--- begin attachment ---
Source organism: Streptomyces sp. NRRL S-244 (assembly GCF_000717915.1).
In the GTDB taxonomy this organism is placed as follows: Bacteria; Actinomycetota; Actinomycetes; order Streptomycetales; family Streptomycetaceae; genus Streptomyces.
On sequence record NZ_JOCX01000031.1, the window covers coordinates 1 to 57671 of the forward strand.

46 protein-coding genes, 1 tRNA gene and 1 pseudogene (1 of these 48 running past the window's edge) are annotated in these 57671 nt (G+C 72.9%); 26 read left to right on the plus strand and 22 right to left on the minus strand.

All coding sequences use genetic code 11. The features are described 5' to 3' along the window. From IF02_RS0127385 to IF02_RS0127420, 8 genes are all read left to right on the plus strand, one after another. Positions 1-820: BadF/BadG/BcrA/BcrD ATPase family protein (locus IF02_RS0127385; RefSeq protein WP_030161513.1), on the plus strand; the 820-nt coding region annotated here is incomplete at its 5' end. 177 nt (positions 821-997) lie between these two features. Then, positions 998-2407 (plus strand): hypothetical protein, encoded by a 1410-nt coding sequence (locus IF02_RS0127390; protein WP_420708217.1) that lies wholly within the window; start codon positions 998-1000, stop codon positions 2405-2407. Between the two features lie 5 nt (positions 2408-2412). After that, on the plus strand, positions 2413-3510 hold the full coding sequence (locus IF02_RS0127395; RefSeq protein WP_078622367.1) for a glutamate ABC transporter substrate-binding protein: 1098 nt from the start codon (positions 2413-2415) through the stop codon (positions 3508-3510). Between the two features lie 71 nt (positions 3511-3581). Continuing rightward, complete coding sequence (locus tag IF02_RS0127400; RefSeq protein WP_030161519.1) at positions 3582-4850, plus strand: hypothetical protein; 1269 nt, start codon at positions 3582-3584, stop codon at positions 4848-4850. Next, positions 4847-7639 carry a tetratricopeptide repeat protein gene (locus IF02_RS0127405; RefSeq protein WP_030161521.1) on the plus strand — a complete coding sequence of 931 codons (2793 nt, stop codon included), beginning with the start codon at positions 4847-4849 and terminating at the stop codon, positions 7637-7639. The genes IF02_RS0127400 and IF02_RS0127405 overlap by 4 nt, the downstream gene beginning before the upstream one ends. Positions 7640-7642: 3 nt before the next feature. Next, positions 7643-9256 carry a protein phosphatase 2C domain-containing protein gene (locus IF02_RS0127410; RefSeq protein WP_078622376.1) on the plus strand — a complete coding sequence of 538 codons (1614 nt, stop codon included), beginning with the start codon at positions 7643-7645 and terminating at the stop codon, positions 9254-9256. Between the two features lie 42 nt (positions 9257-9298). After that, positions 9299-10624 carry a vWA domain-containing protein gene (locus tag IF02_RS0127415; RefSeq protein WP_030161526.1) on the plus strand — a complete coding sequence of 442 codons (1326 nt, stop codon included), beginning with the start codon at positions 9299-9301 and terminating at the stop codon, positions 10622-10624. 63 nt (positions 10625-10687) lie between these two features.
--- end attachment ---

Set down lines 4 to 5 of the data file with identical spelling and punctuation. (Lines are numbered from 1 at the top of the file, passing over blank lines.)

46 protein-coding genes, 1 tRNA gene and 1 pseudogene (1 of these 48 running past the window's edge) are annotated in these 57671 nt (G+C 72.9%); 26 read left to right on the plus strand and 22 right to left on the minus strand.

All coding sequences use genetic code 11. The features are described 5' to 3' along the window. From IF02_RS0127385 to IF02_RS0127420, 8 genes are all read left to right on the plus strand, one after another. Positions 1-820: BadF/BadG/BcrA/BcrD ATPase family protein (locus IF02_RS0127385; RefSeq protein WP_030161513.1), on the plus strand; the 820-nt coding region annotated here is incomplete at its 5' end. 177 nt (positions 821-997) lie between these two features. Then, positions 998-2407 (plus strand): hypothetical protein, encoded by a 1410-nt coding sequence (locus IF02_RS0127390; protein WP_420708217.1) that lies wholly within the window; start codon positions 998-1000, stop codon positions 2405-2407. Between the two features lie 5 nt (positions 2408-2412). After that, on the plus strand, positions 2413-3510 hold the full coding sequence (locus IF02_RS0127395; RefSeq protein WP_078622367.1) for a glutamate ABC transporter substrate-binding protein: 1098 nt from the start codon (positions 2413-2415) through the stop codon (positions 3508-3510). Between the two features lie 71 nt (positions 3511-3581). Continuing rightward, complete coding sequence (locus tag IF02_RS0127400; RefSeq protein WP_030161519.1) at positions 3582-4850, plus strand: hypothetical protein; 1269 nt, start codon at positions 3582-3584, stop codon at positions 4848-4850. Next, positions 4847-7639 carry a tetratricopeptide repeat protein gene (locus IF02_RS0127405; RefSeq protein WP_030161521.1) on the plus strand — a complete coding sequence of 931 codons (2793 nt, stop codon included), beginning with the start codon at positions 4847-4849 and terminating at the stop codon, positions 7637-7639. The genes IF02_RS0127400 and IF02_RS0127405 overlap by 4 nt, the downstream gene beginning before the upstream one ends. Positions 7640-7642: 3 nt before the next feature. Next, positions 7643-9256 carry a protein phosphatase 2C domain-containing protein gene (locus IF02_RS0127410; RefSeq protein WP_078622376.1) on the plus strand — a complete coding sequence of 538 codons (1614 nt, stop codon included), beginning with the start codon at positions 7643-7645 and terminating at the stop codon, positions 9254-9256. Between the two features lie 42 nt (positions 9257-9298). After that, positions 9299-10624 carry a vWA domain-containing protein gene (locus tag IF02_RS0127415; RefSeq protein WP_030161526.1) on the plus strand — a complete coding sequence of 442 codons (1326 nt, stop codon included), beginning with the start codon at positions 9299-9301 and terminating at the stop codon, positions 10622-10624. 63 nt (positions 10625-10687) lie between these two features.